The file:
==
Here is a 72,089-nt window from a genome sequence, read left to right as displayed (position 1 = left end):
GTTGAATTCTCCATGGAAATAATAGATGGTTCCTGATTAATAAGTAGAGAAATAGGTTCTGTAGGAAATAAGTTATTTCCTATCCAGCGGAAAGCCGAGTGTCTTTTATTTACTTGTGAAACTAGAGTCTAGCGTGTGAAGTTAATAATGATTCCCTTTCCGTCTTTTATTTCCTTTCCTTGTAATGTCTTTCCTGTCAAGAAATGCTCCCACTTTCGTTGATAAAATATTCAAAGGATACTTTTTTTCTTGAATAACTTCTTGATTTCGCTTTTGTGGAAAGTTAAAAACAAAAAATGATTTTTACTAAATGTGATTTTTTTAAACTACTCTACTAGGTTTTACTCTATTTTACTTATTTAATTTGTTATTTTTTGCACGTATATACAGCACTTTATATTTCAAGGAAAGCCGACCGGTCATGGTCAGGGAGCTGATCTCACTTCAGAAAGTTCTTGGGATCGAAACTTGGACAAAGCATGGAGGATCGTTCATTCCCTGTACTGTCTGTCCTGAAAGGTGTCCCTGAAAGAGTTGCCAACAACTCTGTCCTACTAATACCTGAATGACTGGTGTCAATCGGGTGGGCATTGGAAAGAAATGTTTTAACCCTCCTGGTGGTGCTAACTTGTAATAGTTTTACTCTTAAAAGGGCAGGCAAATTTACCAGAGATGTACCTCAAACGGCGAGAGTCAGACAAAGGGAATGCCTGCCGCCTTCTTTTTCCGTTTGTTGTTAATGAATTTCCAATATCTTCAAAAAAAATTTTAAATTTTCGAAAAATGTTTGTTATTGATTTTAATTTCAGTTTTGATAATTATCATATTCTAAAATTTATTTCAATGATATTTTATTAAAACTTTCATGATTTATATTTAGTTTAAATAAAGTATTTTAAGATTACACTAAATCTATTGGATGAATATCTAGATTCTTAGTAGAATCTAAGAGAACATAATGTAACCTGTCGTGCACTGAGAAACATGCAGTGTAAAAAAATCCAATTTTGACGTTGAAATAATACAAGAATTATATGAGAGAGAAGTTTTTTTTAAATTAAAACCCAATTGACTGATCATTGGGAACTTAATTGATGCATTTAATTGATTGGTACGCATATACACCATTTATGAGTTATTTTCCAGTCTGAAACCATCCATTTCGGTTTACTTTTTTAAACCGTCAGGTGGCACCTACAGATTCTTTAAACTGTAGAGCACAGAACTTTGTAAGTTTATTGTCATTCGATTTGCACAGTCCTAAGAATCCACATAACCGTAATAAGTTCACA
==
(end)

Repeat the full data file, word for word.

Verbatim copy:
Here is a 72,089-nt window from a genome sequence, read left to right as displayed (position 1 = left end):
GTTGAATTCTCCATGGAAATAATAGATGGTTCCTGATTAATAAGTAGAGAAATAGGTTCTGTAGGAAATAAGTTATTTCCTATCCAGCGGAAAGCCGAGTGTCTTTTATTTACTTGTGAAACTAGAGTCTAGCGTGTGAAGTTAATAATGATTCCCTTTCCGTCTTTTATTTCCTTTCCTTGTAATGTCTTTCCTGTCAAGAAATGCTCCCACTTTCGTTGATAAAATATTCAAAGGATACTTTTTTTCTTGAATAACTTCTTGATTTCGCTTTTGTGGAAAGTTAAAAACAAAAAATGATTTTTACTAAATGTGATTTTTTTAAACTACTCTACTAGGTTTTACTCTATTTTACTTATTTAATTTGTTATTTTTTGCACGTATATACAGCACTTTATATTTCAAGGAAAGCCGACCGGTCATGGTCAGGGAGCTGATCTCACTTCAGAAAGTTCTTGGGATCGAAACTTGGACAAAGCATGGAGGATCGTTCATTCCCTGTACTGTCTGTCCTGAAAGGTGTCCCTGAAAGAGTTGCCAACAACTCTGTCCTACTAATACCTGAATGACTGGTGTCAATCGGGTGGGCATTGGAAAGAAATGTTTTAACCCTCCTGGTGGTGCTAACTTGTAATAGTTTTACTCTTAAAAGGGCAGGCAAATTTACCAGAGATGTACCTCAAACGGCGAGAGTCAGACAAAGGGAATGCCTGCCGCCTTCTTTTTCCGTTTGTTGTTAATGAATTTCCAATATCTTCAAAAAAAATTTTAAATTTTCGAAAAATGTTTGTTATTGATTTTAATTTCAGTTTTGATAATTATCATATTCTAAAATTTATTTCAATGATATTTTATTAAAACTTTCATGATTTATATTTAGTTTAAATAAAGTATTTTAAGATTACACTAAATCTATTGGATGAATATCTAGATTCTTAGTAGAATCTAAGAGAACATAATGTAACCTGTCGTGCACTGAGAAACATGCAGTGTAAAAAAATCCAATTTTGACGTTGAAATAATACAAGAATTATATGAGAGAGAAGTTTTTTTTAAATTAAAACCCAATTGACTGATCATTGGGAACTTAATTGATGCATTTAATTGATTGGTACGCATATACACCATTTATGAGTTATTTTCCAGTCTGAAACCATCCATTTCGGTTTACTTTTTTAAACCGTCAGGTGGCACCTACAGATTCTTTAAACTGTAGAGCACAGAACTTTGTAAGTTTATTGTCATTCGATTTGCACAGTCCTAAGAATCCACATAACCGTAATAAGTTCACA